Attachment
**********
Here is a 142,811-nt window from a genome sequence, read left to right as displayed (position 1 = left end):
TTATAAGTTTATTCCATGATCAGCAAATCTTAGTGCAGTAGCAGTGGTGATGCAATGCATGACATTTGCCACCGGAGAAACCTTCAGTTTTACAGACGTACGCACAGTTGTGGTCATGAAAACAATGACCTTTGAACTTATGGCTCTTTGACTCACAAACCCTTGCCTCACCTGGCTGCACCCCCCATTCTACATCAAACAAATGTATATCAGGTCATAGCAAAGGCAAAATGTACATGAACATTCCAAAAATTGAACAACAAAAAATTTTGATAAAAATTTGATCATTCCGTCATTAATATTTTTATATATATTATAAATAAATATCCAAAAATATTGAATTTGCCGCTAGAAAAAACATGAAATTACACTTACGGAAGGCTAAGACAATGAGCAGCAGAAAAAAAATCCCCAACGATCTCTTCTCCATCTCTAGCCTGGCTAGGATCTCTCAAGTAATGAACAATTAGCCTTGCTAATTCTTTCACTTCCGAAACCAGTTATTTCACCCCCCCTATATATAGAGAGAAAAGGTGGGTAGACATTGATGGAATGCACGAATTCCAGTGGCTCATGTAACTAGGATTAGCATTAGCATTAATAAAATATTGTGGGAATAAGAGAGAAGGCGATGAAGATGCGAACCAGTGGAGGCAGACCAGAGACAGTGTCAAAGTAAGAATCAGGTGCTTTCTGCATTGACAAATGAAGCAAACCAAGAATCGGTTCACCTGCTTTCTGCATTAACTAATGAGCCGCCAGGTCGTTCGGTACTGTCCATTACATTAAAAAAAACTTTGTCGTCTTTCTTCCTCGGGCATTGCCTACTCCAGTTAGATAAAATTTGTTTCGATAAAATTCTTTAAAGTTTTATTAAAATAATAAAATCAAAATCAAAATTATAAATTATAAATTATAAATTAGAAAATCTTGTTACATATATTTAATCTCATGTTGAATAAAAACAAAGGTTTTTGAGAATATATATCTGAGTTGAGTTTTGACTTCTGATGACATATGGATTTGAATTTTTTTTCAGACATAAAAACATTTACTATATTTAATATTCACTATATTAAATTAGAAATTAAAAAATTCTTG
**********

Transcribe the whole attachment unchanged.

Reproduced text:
Here is a 142,811-nt window from a genome sequence, read left to right as displayed (position 1 = left end):
TTATAAGTTTATTCCATGATCAGCAAATCTTAGTGCAGTAGCAGTGGTGATGCAATGCATGACATTTGCCACCGGAGAAACCTTCAGTTTTACAGACGTACGCACAGTTGTGGTCATGAAAACAATGACCTTTGAACTTATGGCTCTTTGACTCACAAACCCTTGCCTCACCTGGCTGCACCCCCCATTCTACATCAAACAAATGTATATCAGGTCATAGCAAAGGCAAAATGTACATGAACATTCCAAAAATTGAACAACAAAAAATTTTGATAAAAATTTGATCATTCCGTCATTAATATTTTTATATATATTATAAATAAATATCCAAAAATATTGAATTTGCCGCTAGAAAAAACATGAAATTACACTTACGGAAGGCTAAGACAATGAGCAGCAGAAAAAAAATCCCCAACGATCTCTTCTCCATCTCTAGCCTGGCTAGGATCTCTCAAGTAATGAACAATTAGCCTTGCTAATTCTTTCACTTCCGAAACCAGTTATTTCACCCCCCCTATATATAGAGAGAAAAGGTGGGTAGACATTGATGGAATGCACGAATTCCAGTGGCTCATGTAACTAGGATTAGCATTAGCATTAATAAAATATTGTGGGAATAAGAGAGAAGGCGATGAAGATGCGAACCAGTGGAGGCAGACCAGAGACAGTGTCAAAGTAAGAATCAGGTGCTTTCTGCATTGACAAATGAAGCAAACCAAGAATCGGTTCACCTGCTTTCTGCATTAACTAATGAGCCGCCAGGTCGTTCGGTACTGTCCATTACATTAAAAAAAACTTTGTCGTCTTTCTTCCTCGGGCATTGCCTACTCCAGTTAGATAAAATTTGTTTCGATAAAATTCTTTAAAGTTTTATTAAAATAATAAAATCAAAATCAAAATTATAAATTATAAATTATAAATTAGAAAATCTTGTTACATATATTTAATCTCATGTTGAATAAAAACAAAGGTTTTTGAGAATATATATCTGAGTTGAGTTTTGACTTCTGATGACATATGGATTTGAATTTTTTTTCAGACATAAAAACATTTACTATATTTAATATTCACTATATTAAATTAGAAATTAAAAAATTCTTG